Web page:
Research has shown that there are indeed groups of the population who are more exposed to cybercrime. These include mostly uneducated and low-income groups. So cybercrime does not affect everyone equally. Certain demographic factors have an influence on it. Accordingly, it becomes apparent which people are particularly frequently targeted. Depending on their reaction, they then quickly become victims of cybercrime.
If the level of education is low or income is low, such groups are often disadvantaged. These people also feel insecure in the area of the Internet and online. The faster the corresponding attacks occur via the net. Those affected feel very emotionally burdened by this. For example, if it is a text message from an unknown number, women are very often affected by this situation. The same is true for messages that contain potentially malicious and harmful links. Credit card information is often stolen over the Internet from people who are over 65 years old. The level of online safety also varies significantly between countries. In the USA and the United Kingdom, people feel more at risk than in Germany, for example. Young people and children under 18 are particularly vulnerable to online fraud activities.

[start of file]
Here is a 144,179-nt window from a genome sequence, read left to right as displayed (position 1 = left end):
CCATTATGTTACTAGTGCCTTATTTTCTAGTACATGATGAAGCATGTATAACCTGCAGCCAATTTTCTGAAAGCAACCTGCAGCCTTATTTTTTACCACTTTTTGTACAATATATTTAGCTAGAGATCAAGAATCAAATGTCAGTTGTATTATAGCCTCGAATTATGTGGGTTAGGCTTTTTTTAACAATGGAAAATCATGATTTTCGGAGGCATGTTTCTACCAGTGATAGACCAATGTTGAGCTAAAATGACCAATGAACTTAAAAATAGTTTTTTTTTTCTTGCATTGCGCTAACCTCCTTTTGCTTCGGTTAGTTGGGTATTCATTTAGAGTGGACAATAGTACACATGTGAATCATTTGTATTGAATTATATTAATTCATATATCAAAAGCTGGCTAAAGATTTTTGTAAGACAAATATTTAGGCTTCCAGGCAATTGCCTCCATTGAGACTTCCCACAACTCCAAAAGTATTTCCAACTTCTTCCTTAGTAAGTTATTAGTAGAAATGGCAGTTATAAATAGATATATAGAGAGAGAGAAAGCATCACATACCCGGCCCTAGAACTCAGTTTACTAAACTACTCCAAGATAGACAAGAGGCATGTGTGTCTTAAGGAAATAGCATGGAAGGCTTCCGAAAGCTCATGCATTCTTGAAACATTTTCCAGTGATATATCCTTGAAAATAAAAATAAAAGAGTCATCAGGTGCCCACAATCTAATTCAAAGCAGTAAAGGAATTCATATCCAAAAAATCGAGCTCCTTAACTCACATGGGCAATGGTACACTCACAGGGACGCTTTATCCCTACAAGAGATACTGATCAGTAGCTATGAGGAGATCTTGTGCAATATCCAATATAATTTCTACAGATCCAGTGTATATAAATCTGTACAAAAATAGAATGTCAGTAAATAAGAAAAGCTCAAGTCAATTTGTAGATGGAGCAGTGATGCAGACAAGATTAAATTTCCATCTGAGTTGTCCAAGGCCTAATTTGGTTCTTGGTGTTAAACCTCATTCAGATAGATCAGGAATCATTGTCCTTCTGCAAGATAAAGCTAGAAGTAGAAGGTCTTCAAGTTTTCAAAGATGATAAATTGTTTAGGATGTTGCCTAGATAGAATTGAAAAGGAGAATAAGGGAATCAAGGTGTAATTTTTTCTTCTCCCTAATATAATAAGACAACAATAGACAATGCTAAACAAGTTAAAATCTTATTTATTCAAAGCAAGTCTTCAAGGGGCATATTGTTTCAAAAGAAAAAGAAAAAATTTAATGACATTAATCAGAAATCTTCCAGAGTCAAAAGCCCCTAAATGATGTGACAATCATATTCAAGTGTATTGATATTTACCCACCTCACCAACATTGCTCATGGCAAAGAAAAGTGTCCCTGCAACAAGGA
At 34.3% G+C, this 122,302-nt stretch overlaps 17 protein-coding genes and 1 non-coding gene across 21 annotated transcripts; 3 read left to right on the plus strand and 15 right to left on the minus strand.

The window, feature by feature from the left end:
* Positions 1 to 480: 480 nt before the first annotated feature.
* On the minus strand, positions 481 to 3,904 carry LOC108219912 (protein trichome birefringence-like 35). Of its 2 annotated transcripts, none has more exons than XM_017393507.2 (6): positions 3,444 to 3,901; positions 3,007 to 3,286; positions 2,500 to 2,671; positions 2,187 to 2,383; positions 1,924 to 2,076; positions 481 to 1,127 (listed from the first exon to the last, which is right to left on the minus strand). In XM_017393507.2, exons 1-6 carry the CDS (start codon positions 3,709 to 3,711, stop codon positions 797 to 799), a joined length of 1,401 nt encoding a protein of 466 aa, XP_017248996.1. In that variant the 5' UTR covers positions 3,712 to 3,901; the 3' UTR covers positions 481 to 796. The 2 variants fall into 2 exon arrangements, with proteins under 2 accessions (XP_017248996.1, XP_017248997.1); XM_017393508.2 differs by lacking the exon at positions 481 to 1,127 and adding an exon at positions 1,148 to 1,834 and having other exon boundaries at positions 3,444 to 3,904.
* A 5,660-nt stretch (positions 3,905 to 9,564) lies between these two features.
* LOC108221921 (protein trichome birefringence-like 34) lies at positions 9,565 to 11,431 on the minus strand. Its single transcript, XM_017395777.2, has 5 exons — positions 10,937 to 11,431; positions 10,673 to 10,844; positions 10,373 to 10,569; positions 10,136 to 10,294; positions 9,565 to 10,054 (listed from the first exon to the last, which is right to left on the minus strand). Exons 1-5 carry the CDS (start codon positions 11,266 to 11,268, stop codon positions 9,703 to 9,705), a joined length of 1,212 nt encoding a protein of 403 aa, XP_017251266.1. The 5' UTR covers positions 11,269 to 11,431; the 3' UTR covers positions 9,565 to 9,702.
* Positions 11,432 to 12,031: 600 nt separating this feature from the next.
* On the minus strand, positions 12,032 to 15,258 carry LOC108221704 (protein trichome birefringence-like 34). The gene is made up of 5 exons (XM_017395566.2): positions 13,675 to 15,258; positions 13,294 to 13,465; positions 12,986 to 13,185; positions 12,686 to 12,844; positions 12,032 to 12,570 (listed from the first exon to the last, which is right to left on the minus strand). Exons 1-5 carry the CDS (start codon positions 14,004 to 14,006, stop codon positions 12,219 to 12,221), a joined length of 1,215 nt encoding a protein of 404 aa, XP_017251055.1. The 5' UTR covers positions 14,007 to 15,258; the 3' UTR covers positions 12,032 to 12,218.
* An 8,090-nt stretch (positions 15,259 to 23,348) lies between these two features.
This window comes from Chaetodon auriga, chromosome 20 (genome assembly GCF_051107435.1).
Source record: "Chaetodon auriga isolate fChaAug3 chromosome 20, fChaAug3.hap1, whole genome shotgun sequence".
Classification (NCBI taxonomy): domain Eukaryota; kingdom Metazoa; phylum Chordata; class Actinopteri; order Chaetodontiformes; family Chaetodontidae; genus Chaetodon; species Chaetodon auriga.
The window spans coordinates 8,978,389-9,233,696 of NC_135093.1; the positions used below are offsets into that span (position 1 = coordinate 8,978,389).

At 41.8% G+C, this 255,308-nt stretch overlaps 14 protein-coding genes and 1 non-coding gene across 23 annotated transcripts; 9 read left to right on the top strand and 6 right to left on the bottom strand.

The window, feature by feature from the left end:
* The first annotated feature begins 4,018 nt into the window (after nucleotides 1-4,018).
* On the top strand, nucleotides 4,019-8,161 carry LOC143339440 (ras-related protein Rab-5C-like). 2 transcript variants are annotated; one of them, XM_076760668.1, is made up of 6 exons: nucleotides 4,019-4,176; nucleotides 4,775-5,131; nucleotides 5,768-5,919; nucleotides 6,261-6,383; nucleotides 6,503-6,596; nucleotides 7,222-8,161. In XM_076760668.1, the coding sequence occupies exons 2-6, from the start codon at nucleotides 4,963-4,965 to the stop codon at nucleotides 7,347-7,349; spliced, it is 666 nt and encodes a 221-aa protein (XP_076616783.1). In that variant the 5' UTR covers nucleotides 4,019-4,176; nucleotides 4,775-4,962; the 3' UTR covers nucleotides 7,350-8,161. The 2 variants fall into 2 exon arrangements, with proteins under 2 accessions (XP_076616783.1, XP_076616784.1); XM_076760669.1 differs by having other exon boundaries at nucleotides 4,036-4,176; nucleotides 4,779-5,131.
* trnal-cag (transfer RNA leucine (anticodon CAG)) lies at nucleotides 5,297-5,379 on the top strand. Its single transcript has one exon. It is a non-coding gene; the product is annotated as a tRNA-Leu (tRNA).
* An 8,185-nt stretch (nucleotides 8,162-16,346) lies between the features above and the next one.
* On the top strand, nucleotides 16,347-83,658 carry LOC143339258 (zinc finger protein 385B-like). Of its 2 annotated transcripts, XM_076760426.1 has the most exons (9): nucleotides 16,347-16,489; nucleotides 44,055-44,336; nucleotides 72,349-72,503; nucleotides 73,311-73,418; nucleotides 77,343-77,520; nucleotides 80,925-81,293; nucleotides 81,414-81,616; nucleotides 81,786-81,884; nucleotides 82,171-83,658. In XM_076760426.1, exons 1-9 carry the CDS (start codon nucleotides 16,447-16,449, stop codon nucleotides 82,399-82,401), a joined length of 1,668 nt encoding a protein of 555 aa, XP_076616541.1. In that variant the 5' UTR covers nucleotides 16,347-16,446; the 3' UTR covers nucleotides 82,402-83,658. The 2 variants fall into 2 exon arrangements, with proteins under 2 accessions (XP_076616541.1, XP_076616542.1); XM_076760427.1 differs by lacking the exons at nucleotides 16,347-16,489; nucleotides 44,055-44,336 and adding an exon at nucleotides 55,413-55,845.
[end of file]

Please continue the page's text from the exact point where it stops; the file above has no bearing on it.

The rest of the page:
Reactions to these online threats also vary when you take a closer look at countries. Such attacks may well affect communication with relatives, so that the user feels restricted by these attacks.
There are clear differences in the following areas and categories:
· income and education
· ethnical background
Security and privacy on the Internet therefore do not play the same role for everyone. In everyday life, Internet access is becoming increasingly intertwined with all the technology used. As a result, the threat of cybercrime is also growing.